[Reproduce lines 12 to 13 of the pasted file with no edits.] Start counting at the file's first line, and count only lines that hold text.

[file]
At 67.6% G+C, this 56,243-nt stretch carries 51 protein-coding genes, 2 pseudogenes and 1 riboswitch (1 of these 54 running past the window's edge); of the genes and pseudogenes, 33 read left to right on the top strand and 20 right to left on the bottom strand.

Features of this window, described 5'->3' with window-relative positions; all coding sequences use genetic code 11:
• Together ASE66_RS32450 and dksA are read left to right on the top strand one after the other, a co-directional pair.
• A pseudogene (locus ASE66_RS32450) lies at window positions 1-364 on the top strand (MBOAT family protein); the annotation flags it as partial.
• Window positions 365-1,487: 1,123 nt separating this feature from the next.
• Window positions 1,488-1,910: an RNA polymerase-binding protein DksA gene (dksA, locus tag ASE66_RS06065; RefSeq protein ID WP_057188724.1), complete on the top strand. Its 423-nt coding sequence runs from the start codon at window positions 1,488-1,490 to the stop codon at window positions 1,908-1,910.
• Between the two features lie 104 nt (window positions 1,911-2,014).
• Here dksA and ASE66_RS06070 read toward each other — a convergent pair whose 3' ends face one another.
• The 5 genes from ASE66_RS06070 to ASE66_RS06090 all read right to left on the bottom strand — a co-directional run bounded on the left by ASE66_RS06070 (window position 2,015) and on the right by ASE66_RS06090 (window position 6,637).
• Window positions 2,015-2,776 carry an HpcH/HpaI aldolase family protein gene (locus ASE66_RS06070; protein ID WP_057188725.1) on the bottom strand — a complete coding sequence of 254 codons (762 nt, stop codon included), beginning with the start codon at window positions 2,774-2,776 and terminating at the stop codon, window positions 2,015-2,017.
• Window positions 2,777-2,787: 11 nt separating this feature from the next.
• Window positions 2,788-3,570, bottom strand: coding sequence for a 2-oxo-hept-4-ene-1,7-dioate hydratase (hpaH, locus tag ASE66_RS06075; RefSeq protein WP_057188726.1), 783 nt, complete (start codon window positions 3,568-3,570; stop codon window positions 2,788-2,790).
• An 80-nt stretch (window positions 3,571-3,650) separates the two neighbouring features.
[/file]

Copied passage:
• Window positions 2,788-3,570, bottom strand: coding sequence for a 2-oxo-hept-4-ene-1,7-dioate hydratase (hpaH, locus tag ASE66_RS06075; RefSeq protein WP_057188726.1), 783 nt, complete (start codon window positions 3,568-3,570; stop codon window positions 2,788-2,790).
• An 80-nt stretch (window positions 3,571-3,650) separates the two neighbouring features.